Can Dogs Have Too Much Vitamin E?

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Introduction

If you're in tune with how to keep your own body healthy and happy, then you're probably aware of the significant health benefits that go hand-in-hand with certain vitamins and minerals, especially vitamin E. Vitamin E is an essential vitamin that acts as an antioxidant in the body. People use vitamin E to help manage their skin, eyes, immune system, weight, and more. 

But, does vitamin E count as a good natural vitamin for your dog? Will feeding your pup the vitamin E that you ingest every day make them sick, or rather, will it help them to be happier, healthier, and more energized than ever? 

The short answer: some vitamin E could potentially benefit your dog, but you'll need to get in touch with your vet, first. Just like with anything, too much of a certain thing can always be bad, so it's important to talk to your vet about how much vitamin E could benefit your dog, what sort of dosage they should be ingesting, and, further, if it's a good choice all around. Read on to get more details!

Signs Your Dog Could Benefit from Vitamin E

When it comes to Vitamin E, the benefits for people are numerous. Vitamin E can help promote a healthy gut, healthy immune system, better skin, and healthier eyes, too. But what about for dogs? How do you know if your dog could benefit from ingesting a daily dose of vitamin E?

For starters, get the approval of your vet before you give your dog any new substance. However, if you notice that your dog is dealing with issues with their skin or fur, like patches, flakiness, or dry sections, vitamin E could help to promote a healthy, glossy coat and get rid of the flakiness.  

Additionally, if your dog is dealing with any system depression, lethargy, weakness, sleepiness, or inability to exercise due to his or her fatigue, vitamin E can sometimes do the trick. While it may be unlikely that your dog is dealing with a vitamin E deficiency, the possibility is there. If your dog doesn't have enough vitamin E in his or her diet, there can be cell damage issues, skeletal muscle problems, and issues with teh heart, liver, and nerves.

Body Language

Here are some body language cues your dog might be giving you if they could benefit from Vitamin E:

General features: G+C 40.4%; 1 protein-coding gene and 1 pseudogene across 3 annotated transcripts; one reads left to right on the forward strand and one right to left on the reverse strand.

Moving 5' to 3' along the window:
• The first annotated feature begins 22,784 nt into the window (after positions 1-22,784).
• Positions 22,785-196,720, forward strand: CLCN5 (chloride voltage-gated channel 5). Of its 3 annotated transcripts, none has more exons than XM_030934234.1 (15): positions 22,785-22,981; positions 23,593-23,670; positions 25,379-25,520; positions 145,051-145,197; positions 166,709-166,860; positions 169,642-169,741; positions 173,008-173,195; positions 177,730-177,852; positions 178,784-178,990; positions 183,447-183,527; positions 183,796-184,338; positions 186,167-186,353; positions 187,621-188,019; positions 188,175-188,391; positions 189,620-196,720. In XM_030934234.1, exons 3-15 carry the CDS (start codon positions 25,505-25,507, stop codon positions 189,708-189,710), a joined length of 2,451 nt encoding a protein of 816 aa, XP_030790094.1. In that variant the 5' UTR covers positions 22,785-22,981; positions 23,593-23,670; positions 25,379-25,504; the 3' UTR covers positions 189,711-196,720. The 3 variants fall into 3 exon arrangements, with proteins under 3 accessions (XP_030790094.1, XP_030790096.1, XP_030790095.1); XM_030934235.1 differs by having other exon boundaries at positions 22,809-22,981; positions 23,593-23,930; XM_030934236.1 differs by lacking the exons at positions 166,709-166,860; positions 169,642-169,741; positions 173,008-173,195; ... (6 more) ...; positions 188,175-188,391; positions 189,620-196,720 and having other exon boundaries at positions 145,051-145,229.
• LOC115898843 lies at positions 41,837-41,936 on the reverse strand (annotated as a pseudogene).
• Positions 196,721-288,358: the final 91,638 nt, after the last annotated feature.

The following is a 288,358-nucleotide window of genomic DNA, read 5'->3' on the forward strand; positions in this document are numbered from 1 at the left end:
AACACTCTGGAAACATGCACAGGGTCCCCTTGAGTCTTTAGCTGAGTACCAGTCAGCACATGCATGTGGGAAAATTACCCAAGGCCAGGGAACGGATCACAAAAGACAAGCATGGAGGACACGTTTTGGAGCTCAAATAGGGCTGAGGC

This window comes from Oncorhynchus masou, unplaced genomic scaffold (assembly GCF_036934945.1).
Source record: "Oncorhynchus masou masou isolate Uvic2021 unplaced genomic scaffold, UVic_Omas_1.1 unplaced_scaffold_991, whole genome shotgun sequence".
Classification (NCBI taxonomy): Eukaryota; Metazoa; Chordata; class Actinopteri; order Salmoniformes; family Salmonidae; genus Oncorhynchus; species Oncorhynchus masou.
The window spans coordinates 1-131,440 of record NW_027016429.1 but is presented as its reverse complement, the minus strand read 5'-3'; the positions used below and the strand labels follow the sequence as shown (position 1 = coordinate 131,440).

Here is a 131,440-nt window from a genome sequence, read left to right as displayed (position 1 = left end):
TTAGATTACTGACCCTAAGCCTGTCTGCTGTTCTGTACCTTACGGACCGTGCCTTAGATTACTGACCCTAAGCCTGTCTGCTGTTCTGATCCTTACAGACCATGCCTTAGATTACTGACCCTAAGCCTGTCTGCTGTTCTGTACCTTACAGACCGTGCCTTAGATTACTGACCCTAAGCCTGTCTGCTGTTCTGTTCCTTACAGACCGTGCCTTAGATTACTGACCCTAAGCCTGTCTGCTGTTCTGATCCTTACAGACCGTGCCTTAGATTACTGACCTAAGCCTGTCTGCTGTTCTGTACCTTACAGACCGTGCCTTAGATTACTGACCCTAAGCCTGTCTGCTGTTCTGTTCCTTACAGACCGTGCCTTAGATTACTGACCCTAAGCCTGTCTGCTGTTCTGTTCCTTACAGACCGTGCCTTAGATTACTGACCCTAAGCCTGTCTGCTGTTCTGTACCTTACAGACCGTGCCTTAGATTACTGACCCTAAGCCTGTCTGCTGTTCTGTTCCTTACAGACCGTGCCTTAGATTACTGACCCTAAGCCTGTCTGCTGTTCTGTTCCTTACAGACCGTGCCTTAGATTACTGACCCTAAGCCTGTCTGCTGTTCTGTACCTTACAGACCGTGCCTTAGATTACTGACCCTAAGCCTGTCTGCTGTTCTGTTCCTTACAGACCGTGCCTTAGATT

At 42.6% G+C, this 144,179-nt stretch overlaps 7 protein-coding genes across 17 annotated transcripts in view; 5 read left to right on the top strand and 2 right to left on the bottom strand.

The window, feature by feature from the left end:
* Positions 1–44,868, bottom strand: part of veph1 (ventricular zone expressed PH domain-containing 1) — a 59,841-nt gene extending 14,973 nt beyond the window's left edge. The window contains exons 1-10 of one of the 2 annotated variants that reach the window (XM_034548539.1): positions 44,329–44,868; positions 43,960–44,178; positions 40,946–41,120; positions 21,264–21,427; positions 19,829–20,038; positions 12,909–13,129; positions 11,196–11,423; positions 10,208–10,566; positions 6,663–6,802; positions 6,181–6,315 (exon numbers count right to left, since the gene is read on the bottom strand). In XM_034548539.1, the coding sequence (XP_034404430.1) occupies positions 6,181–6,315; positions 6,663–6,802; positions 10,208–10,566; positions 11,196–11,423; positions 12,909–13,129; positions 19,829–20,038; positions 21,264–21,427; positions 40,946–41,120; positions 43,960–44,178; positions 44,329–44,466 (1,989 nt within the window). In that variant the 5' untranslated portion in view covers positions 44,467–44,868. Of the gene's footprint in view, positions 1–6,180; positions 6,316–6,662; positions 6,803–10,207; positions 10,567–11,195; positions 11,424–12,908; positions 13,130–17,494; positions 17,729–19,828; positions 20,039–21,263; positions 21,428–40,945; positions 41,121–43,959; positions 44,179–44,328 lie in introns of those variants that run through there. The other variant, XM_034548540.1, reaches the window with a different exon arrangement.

• Panting
  • Pacing
  • Weakness
  • Lack of focus
  • Head bobbing
  • Sleepiness

Other Signs

Here are a few other body language cues to watch out for:
  • Poor immune system
  • Excessive sleepiness
  • Struggling to eat
  • Dull coat
  • Dry skin
  • Flaky skin
  • Patchy skin

The History of Vitamin E and Dogs

Vitamin E is an important, even vital part of your dog's diet. Not only is it necessary to keep animals' immune systems strong, it takes care of dogs' eye issues, skin issues, and, sometimes, their stomach issues, too. A specific amount of vitamin E should be implemented into a dog's diet, and luckily, most commercial dog foods have a specific level of vitamin E inserted into their kibbles. 

Most pet foods will have added vitamin E because of the benefits it provides, one of the biggest benefits being that vitamin E protects the poly unsaturated fatty acids (PUFA's) in dog food - the more PUFAs present, the more vitamin E should be added to the dish.

The Science Behind Vitamin E

Before you feed your dog copious amounts of vitamin E, it's probably helpful to know exactly what it is, what it's made of, and what kind of science is behind the vitamin E health claims. 

Vitamin E is an essential part of a canine diet. But why? First of all, vitamin E acts as an antioxidant that fights free radicals. Free radicals tend to steal electrons from nearby molecules when your dog is sick, due to the chemical makeup, and antioxidants, in contrast, give up electrons to free radicals without becoming free radicals themselves. Vitamin E also helps to form cell membranes, too.

Training Your Dog to Eat Vitamin E

When it comes to Vitamin E, giving your dog a little extra of it can be tricky. Some dogs are pickier than others, so it can be tough to implement it into their diets. We suggest adding in a doggo-safe food that's rich in vitamin E, like egg, peanuts, spinach or sunflower seeds - however, we definitely don't suggest doing this if your dog-tor doesn't approve of these foods. 

Instead, it can be useful to train your pup to eat Vitamin E in supplement form or to train them to eat a specially designed vitamin E supplement food. If your pup has trouble swallowing or eating a pill, we suggest trying to hide the pill in his or her food. This way, your dog will gobble it up quickly in his or her food frenzy. 

If you have a dog that simply can't be tricked, we suggest training your pup to consider vitamin E supplements treats - so, give them one (according to their appropriate dosage) as a reward for sitting, staying, laying, or another obedience command. 

If this doesn't work, we suggest teaching your dog a fun throw-and-catch game. This will teach your pup to catch the pill and eat it, making it more fun, and less like a chore or a gross treat to swallow.

Safety Tips for Giving Dogs Vitamin E:

  • Monitor the amount of vitamin E in his or her dog food.
  • Talk to your vet about appropriate vitamin E dosages and supplements.
  • Hide your own vitamin E tablets away from your dog so they won't accidentally ingest too many.
  • Know the amount of vitamin E your dog should be consuming.
  • Work with your vet on a plan for vitamin E supplements.